SANDAKAN ESTUARY EXPERIENCE, 13 MAY 2018
The coastal town of Sandakan, situated on the northeast coast of Sabah, is famous for its history, sceneries, fresh but cheap seafood, endemic wildlife and is a popular tourist destination. Sandakan also harbours one of the richest estuarine ecosystems in Malaysia, home to many species of game fish such as groupers, mangrove jack, trevally, barracuda, barramundi and many more. It is also home to the infamous Papuan Black Bass (Lutjanus goldiei), known locally as Kanai.
On this trip, I was accompanied by members of the Malaysian Royal Navy who happen to be avid anglers, which are Mr. Apek, Mr. Apis, Mr. Arm, Mr. Azri, Mr. Aus and myself. After being picked up by Mr. Apek from my home, we headed straight to the coast where our boats were waiting for us. We rented two boats, 3 anglers per boat for this trip. Upon boarding, we made a beeline straight to our first destination as we were chasing the rising tide.
Our first stop of the day is Memiang, a mangrove river system just a 30 minute boat ride from the coast of Sandakan. Upon arrival, the conditions were perfect with clear skies, slight wind and a steadily rising tide. On his first cast, Mr. Apis was caught off guard by a decent sized barracuda striking his lure. Unfortunately he wasn’t able to execute a strong enough hookset to penetrate the bony mouth of the fish and it got away after a few heart-pounding seconds. About half an hour after the wake-up call barracuda, we came up on a snag where Mr. Apek said was sure to harbour fish.
On my second cast into the snag, I felt a strong tug on the other end of my line and responded with an equally strong hookset. After hearing tales of monsters breaking lines within second of the initial strike, my heart was pounding as I locked my drag and tried to pull the fish out of the snag as quickly as possible. After a while, the fish surfaced and I breathed a sigh of relief as the fish was a mangrove jack, not as menacing as its bigger, meaner cousin. I pulled it alongside the boat and Mr. Apis helped me land the first fish of the day.
Not long after, I was blindly casting along the bank as there wasn’t much structure along that particular stretch of river. My lure was almost at the boat when I felt a jolt out of the blue, and I instantly saw that it was another, bigger jack. This fish had a lot more fight in it compared to the first one. After a few dives under the boat, I boat flipped the fish accompanied by a sense of accomplishment after more than a month of not catching fish.
Moving on to another part of Memiang, Mr. Aus managed to hook a decent barracuda. This particular fish didn’t fight much on the way to the boat. But upon reaching the side of the boat, it thrashed erratically, putting everyone on the boat in danger of being tagged by its rows of razor sharp teeth. It was however landed safely followed by screams of joy from their boat. The fierce dentition of the barracuda wreaked havoc on the lure he was using by breaking the lip and later breaking it in half even though it was reinforced to take the fight of a Black Bass.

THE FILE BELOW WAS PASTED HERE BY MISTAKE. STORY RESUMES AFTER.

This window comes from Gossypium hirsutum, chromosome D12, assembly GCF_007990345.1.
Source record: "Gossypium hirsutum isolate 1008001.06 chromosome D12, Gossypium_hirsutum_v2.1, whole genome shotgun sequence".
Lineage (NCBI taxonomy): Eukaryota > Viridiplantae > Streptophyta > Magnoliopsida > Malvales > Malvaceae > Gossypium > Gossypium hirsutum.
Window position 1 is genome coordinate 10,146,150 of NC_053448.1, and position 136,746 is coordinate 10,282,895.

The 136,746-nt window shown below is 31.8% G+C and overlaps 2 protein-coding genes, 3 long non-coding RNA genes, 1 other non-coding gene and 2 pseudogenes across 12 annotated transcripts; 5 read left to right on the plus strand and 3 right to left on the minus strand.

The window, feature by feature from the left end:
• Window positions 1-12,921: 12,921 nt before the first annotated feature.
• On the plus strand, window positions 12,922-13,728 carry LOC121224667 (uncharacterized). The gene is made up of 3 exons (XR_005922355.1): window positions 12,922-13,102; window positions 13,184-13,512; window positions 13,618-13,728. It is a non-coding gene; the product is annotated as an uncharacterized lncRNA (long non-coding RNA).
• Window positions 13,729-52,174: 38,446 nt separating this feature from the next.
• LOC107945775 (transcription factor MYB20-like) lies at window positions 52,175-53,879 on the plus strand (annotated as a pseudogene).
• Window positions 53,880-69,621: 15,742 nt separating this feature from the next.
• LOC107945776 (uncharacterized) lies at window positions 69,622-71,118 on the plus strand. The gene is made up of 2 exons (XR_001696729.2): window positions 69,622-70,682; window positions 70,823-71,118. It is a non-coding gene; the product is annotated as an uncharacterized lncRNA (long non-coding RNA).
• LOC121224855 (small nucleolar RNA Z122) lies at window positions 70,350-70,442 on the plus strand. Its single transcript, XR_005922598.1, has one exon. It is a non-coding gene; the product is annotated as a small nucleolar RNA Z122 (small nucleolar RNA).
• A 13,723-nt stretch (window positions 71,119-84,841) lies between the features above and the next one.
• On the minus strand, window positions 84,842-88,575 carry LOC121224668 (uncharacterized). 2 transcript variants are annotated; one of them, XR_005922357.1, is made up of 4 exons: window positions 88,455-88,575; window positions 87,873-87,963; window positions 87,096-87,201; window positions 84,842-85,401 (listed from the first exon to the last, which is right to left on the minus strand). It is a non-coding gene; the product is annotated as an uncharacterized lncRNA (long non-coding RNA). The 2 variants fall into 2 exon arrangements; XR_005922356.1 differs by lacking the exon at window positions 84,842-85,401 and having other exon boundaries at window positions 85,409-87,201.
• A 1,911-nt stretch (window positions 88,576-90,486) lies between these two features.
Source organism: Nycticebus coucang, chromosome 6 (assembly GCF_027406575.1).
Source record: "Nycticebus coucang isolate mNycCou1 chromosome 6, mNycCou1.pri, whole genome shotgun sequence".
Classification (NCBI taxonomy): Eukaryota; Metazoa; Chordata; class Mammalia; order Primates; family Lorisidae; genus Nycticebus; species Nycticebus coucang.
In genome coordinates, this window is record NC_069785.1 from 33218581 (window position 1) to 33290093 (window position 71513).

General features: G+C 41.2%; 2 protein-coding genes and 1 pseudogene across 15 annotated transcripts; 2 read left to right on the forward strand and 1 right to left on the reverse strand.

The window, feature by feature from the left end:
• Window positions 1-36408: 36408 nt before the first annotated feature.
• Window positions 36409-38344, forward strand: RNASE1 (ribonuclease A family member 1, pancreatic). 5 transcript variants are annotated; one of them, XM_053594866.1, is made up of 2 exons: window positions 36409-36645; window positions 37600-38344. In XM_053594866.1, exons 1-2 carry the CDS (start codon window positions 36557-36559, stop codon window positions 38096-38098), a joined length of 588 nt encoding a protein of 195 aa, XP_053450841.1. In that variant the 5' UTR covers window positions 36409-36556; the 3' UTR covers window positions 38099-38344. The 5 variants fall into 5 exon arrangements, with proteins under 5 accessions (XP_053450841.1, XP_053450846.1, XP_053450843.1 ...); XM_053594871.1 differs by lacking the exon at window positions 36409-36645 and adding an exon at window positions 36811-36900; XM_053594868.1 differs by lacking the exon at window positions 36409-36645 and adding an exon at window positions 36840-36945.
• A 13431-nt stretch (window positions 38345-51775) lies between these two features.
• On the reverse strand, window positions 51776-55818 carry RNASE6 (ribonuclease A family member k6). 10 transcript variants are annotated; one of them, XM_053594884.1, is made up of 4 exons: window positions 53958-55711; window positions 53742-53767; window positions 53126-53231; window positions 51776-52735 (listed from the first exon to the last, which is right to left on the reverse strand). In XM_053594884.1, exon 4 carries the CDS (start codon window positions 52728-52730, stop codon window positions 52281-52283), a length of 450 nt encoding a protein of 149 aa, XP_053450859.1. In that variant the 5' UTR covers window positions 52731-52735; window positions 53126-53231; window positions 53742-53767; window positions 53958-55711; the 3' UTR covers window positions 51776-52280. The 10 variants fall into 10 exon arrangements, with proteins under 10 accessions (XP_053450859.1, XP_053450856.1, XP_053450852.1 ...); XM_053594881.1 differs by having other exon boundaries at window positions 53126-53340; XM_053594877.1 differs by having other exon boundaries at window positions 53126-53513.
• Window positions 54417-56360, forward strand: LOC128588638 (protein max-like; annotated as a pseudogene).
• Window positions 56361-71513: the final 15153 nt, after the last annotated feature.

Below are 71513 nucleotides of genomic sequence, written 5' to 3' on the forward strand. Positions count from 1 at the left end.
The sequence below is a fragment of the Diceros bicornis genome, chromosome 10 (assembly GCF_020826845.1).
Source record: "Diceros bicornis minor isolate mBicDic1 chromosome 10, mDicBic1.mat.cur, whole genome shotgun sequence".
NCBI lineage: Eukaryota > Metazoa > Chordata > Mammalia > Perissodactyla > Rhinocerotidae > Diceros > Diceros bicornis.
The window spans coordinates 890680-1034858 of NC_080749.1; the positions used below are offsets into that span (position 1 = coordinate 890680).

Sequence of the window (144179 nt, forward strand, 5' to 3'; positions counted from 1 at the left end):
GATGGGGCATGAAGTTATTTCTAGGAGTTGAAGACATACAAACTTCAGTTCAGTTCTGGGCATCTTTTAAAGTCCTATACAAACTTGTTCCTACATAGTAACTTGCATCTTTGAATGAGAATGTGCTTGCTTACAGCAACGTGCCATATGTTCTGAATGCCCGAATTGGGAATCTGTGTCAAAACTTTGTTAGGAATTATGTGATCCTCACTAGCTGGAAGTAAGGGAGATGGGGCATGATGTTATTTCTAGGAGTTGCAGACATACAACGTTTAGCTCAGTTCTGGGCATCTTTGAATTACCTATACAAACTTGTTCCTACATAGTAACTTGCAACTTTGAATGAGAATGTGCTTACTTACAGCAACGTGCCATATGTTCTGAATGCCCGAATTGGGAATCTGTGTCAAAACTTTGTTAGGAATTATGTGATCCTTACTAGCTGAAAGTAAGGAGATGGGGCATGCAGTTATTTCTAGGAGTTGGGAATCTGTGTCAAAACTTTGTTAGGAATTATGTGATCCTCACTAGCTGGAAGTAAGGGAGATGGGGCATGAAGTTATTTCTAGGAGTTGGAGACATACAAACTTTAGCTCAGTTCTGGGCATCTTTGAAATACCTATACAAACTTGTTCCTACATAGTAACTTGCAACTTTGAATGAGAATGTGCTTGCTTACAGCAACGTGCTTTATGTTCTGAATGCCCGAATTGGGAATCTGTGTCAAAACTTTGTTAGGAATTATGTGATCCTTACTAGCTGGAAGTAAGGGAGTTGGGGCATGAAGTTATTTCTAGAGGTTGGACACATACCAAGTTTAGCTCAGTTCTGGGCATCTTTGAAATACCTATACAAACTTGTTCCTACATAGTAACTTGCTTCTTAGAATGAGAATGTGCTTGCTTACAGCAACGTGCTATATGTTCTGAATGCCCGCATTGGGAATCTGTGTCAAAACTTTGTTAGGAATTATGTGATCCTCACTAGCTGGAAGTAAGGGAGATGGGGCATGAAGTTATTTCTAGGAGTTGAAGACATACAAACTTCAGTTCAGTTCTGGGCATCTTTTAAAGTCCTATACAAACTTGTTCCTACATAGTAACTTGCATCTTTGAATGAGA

Everyone was overjoyed by the prospect of not going home empty handed. But none of us have yet to hook the monster we were all after. That is until Mr Apek casts his lure into a suspicious looking snag. Only a few cranks in, he was hit with a take that could only be described as being hit by a freight train. He was so unprepared for the strike that he almost had his setup ripped right out of his hands. Fearing the beast would break him off in the snags, he locked his drag and went one on one trying to subdue the fish on the other end of his line.
After a few tense minutes, the fish finally surfaced and it’s none other than the beast itself, the Papuan Black Bass. Even fighting against Mr. Apek’s PE 2-4 rod, it gave him a run for his money by diving under the boat and threatening to cut the line on the engine propellers. But Mr. Apek stood steady as an oak and didn’t give the fish any chance. It was finally landed and everyone cheered and congratulated Mr. Apek.
After the big fight, everyone took a break and had lunch. Though the day was not over, a few more fish were landed afterwards including my tiny barracuda on topwater, Mr. Arm’s nice jack, Mr. Azri’s jack as well as another jack and grouper from Mr. Apis.
Considering the fact that we were hunting big fish amongst nasty snags, I presumed my setup was pretty heavy with a 10-25lbs rod, 40lb braid and 60lb mono leader. But my setup was considered light compared to the other artillery used that day with the heaviest being a PE 3-4 rod, 100lb braided mainline and 80lb leader.
The lures were also huge with the smallest being the Ofmer X-Deep 85 but most of the lure used being more than 100mm in length. All were deep diving crankbaits that have been reinforced to handle the strain and stresses of fighting a huge fish with tremendous jaw strength.
Overall, it was a satisfying and tiring day where I made new friends and learned new tactics to use in the mangroves. Last but not least, it left me determined and craving for my very own encounter with the legendary Papuan Black Bass.
Hey mate, Ive always wanted to fish Borneo for black bass, what time of the year is best, and can I hire a boat for myself, or do have to hire a boat/guide combo?
I live in Darwin, and have worked as fishing guide in Arnhem land for Barramundi, and also Marlin Guide/deck hand out of Cairns GBR.